The Speed Art Museum is proud to present a solo exhibition of paintings and works on paper by the artist Keltie Ferris. Born in Louisville in 1977, Ferris offers a fresh approach to abstract painting and the exploration of the artist’s identity through the body. Featuring artworks from the last eight years, Keltie Ferris: *O*P*E*N* celebrates an artist who thoughtfully examines the language and history of painting and the meaning of being an artist today.
For the past fourteen years Ferris has employed techniques that defy expectations. Using spray paint, she adopts a language associated with graffiti and home décor and deftly applies it to her canvases, creating effects which range from pointillist explosions and vibrational blurs, to arabesque curves and swirls of lines. Her use of the palette knife, particularly in recent years, led Ferris to build up thick impasto areas of color that project forward on the canvas, enhancing the illusion of depth.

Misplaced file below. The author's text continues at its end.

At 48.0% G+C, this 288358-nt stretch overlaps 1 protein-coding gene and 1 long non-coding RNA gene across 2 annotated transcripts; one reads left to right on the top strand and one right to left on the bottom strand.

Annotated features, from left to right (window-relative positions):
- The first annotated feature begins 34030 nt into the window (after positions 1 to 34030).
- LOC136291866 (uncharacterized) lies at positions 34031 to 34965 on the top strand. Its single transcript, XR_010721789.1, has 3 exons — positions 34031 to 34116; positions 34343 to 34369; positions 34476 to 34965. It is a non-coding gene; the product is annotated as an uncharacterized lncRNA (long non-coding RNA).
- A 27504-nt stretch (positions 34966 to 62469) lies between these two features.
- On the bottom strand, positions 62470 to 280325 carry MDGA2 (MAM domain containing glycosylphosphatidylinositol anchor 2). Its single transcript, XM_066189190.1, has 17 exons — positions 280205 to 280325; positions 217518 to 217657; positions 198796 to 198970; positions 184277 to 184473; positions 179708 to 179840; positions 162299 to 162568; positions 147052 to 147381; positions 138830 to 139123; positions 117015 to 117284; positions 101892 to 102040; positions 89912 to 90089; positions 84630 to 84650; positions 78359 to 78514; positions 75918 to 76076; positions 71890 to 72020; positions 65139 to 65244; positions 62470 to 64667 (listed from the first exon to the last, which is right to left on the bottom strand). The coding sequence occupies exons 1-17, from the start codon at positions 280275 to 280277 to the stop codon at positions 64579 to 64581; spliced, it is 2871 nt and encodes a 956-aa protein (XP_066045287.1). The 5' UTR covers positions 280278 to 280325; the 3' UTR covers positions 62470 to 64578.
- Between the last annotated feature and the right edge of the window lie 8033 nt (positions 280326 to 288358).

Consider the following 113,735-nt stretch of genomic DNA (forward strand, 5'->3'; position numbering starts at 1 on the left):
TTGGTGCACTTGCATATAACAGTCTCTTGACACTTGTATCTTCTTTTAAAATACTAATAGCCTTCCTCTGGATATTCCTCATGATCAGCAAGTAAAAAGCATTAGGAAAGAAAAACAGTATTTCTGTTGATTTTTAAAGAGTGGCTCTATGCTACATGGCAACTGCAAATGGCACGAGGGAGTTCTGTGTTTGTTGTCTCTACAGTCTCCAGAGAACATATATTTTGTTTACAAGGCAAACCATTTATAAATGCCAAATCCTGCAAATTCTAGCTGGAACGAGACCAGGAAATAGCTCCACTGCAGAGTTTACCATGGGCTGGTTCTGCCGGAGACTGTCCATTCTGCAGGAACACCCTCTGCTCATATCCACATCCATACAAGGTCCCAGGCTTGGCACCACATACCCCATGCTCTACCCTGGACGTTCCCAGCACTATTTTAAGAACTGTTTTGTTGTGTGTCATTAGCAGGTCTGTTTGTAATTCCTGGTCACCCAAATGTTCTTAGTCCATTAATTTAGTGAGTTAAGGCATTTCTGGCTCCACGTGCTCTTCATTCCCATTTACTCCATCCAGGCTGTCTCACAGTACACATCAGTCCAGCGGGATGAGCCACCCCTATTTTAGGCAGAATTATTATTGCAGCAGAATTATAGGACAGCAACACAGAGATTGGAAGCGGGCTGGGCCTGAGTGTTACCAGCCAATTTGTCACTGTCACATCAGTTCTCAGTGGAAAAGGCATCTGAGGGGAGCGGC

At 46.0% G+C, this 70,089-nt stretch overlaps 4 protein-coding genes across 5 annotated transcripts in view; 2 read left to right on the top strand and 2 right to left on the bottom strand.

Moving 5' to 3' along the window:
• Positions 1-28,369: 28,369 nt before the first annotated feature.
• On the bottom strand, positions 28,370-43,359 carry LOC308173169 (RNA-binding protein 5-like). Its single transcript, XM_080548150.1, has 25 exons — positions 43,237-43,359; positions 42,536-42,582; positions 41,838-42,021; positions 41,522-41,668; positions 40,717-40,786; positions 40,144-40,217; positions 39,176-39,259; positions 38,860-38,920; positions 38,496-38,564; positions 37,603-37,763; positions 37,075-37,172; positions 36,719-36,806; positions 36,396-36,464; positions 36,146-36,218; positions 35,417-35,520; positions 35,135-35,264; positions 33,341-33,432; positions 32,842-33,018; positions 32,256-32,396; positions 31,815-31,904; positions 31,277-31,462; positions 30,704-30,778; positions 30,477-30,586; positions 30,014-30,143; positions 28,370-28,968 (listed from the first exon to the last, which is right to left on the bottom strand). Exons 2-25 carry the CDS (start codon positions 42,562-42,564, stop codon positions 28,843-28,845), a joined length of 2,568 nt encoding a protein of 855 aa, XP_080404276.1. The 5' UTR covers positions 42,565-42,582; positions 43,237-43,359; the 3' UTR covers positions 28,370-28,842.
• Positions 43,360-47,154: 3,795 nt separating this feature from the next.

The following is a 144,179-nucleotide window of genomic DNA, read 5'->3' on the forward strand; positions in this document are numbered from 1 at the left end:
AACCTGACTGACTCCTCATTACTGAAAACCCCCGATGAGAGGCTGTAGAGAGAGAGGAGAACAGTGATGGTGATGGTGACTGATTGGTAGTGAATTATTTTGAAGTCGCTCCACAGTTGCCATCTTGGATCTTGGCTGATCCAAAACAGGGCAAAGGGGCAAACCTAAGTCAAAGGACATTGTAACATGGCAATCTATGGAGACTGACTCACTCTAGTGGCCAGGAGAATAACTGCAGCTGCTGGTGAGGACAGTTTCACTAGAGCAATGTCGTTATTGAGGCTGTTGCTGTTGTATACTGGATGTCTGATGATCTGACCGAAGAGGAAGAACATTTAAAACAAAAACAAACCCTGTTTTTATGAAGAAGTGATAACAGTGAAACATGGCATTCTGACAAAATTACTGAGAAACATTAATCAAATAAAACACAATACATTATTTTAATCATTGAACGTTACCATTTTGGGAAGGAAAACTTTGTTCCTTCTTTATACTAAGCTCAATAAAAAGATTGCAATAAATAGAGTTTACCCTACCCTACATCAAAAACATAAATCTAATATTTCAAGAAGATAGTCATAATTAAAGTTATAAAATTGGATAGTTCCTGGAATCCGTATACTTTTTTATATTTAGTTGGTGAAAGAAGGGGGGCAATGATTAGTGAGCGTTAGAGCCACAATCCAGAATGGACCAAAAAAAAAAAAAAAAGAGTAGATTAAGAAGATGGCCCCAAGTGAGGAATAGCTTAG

Through this survey of work, Keltie Ferris: *O*P*E*N* charts an evolution in Ferris’s practice, from her paintings that evoke star constellations, digital pixilation, and networks of waves and light, to her most recent body of work, which prominently uses spray-painted lines, raised polygonal shapes, and areas of erasure, to create dynamic and complex compositions.
In addition to paintings, this exhibition will include a series of new body prints. Ferris creates these prints by covering herself in oil, laying atop a sheet of paper, and applying pigment to the paper’s surface. The resulting prints have an intense, vibrant color and a deliberately androgynous appearance, highlighting the artist’s fluid gender identity. Ferris began creating body prints in 2013, drawing inspiration from Jasper Johns’s “Skin” prints and David Hammons’s body prints from the 1960s. In contrast to Yves Klein’s Anthropometry series, in Ferris’s work the female body becomes an active agent in performing and blurring gender identities. Through her prints Ferris highlights a personal, indexical relationship to her work, while simultaneously summoning the idea of an army of citizens or an electorate.